Are We One Country or Two? A Conversation about Reconciliation with David Blight
Are We One Country or Two?
A Conversation about Reconciliation with David Blight
Wednesday, February 3, 2021 • 3:00pm MST • Online, via Zoom
For years, commentators have talked about the culture wars, but increasingly, scholars and others are beginning to refer to a “truth divide,” suggesting that beliefs held by Americans are now so different that we are essentially living in two separate realities.
The disagreement about what constitutes American values and goals has now gotten so deep, one commentator suggested that it wasn’t so much about polarization related to political or cultural issues anymore, but rather democracy itself that we seemed to disagree about.
Reflecting on the attacks on the Capitol, the presidential inauguration, and other recent events, this event will feature David Blight, one of the country’s leading Civil War historians, in conversation with the Center’s directors, John Carlson and Tracy Fessenden. Blight will draw on his knowledge of another moment in American history when the country was so divided it went to war, to explore what it means to live in and think about a divided nation. Is polarization necessarily bad? Or are there lessons can we learn from history that might help us understand and bridge the divide? Is it still possible for events of civic celebration, public history, and collective memory—such as a presidential inauguration—to advance a vision of national unity, and for whom? Does history offer us any guidelines for how to heal a nation? In short, is reconciliation possible?
About the Speaker:
- David W. Blight is Sterling Professor of History and Director of the Gilder Lehrman Center for the Study of Slavery, Resistance, and Abolition at Yale University. The author, editor or co-editor of over fifteen books, his 2018 book, Frederick Douglass: Prophet of Freedom, has won eight book awards including the Pulitzer Prize in History, the Gilder Lehrman Lincoln Prize, the Bancroft Prize for History, and the Francis Parkman Prize. Blight is also the author of Race and Reunion: The Civil War in American Memory (2001), which garnered eight book awards including the Bancroft Prize, the Merle Curti Award, the Abraham Lincoln Prize and the Frederick Douglass Prize; A Slave No More: Two Men Who Escaped to Freedom, Including Their Narratives of Emancipation (2008), which won the Connecticut book award for best book in non-fiction; and American Oracle: The Civil War in the Civil Rights Era (2011), which won the Aniston-Wolf Prize in non-fiction for best book on race and racism. Blight is featured in many documentary films on American history on PBS, the BBC, and other networks, and writes frequently for the popular press, including the Atlantic, the New York Times, and many other journals. Blight was elected to the American Academy of Arts and Sciences in 2012, and his popular lecture course on the “Civil War and Reconstruction Era” is accessible to the public at https://oyc.yale.edu/history/hist-119.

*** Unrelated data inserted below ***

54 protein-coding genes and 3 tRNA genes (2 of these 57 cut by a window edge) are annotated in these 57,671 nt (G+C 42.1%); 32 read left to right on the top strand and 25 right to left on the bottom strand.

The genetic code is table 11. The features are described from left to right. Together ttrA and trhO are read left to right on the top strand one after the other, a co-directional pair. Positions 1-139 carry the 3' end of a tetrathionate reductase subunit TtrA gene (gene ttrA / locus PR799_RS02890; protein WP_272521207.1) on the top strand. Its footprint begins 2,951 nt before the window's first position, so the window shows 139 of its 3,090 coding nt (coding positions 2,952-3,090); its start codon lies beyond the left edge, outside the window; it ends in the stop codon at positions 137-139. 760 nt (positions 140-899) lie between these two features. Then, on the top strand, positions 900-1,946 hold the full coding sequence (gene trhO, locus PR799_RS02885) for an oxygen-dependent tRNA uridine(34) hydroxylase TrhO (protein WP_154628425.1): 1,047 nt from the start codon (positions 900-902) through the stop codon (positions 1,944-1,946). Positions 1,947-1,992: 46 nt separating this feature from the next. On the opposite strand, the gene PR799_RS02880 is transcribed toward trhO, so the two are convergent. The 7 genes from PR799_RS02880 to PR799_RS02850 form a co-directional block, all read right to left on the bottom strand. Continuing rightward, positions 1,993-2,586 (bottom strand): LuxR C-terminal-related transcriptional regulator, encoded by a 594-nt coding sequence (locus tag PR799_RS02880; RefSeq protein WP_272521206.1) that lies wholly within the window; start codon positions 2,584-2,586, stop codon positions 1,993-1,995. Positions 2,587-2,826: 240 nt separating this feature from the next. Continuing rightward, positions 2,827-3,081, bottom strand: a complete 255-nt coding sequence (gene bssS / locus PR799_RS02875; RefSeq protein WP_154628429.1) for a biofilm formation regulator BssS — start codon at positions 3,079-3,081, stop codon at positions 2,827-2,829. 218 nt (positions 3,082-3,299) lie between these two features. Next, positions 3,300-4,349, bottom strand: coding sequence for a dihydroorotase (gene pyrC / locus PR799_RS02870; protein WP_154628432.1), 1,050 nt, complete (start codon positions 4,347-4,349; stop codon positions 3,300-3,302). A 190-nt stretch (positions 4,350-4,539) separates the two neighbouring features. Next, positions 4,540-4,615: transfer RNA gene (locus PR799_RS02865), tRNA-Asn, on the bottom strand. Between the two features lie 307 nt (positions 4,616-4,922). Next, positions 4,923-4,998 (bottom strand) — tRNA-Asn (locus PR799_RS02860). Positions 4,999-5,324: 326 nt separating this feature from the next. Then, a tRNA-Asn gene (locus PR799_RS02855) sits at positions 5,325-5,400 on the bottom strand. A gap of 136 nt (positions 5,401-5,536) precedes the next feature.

John Carlson (Ph.D., University of Chicago) is interim director of the Center for the Study of Religion and Conflict, associate professor in the School of Historical, Philosophical and Religious Studies, and co-director of the project “Recovering Truth: Religion, Journalism and Democracy in a Post-Truth Era,” an initiative funded by the Henry Luce Foundation. A scholar of religious ethics, Carlson writes on issues of war and peace, religion and violence, justice and human rights, and democracy and civic life, including pieces that reflect on concepts of civil religion and American purpose as expressed through Presidential inaugural speeches.
Tracy Fessenden (Ph.D., University of Virginia) is the Steve and Margaret Forster Professor in the School of Historical, Philosophical, and Religious Studies, director of strategic initiatives in the Center for the Study of Religion and Conflict, and co-director of “Recovering Truth: Religion, Journalism and Democracy in a Post-Truth Era,” an initiative funded by the Henry Luce Foundation. Her work focuses on religion and American literature and the arts; gender, race, and sexuality in American religious history; and the relationship between religion and the secular in American law, culture, and public life, including Culture and Redemption: Religion, the Secular, and American Literature.
Selected bibliography for David Blight:
- Frederick Douglass Prophet of Freedom (Simon & Schuster, 2018)
- A People & A Nation: A History of the United States, Cengage Learning, 2014
- Race and Reunion: The Civil War in American Memory, Belknap Press, 2001
- “The Reconstruction of America,” Foreign Affairs (2021, January/February)
- “American Pogrom,” Real Clear Books (2020, November 6)
- “Europe In 1989, America in 2020, and the Death of the Lost Cause,” The New Yorker (2020, July 1)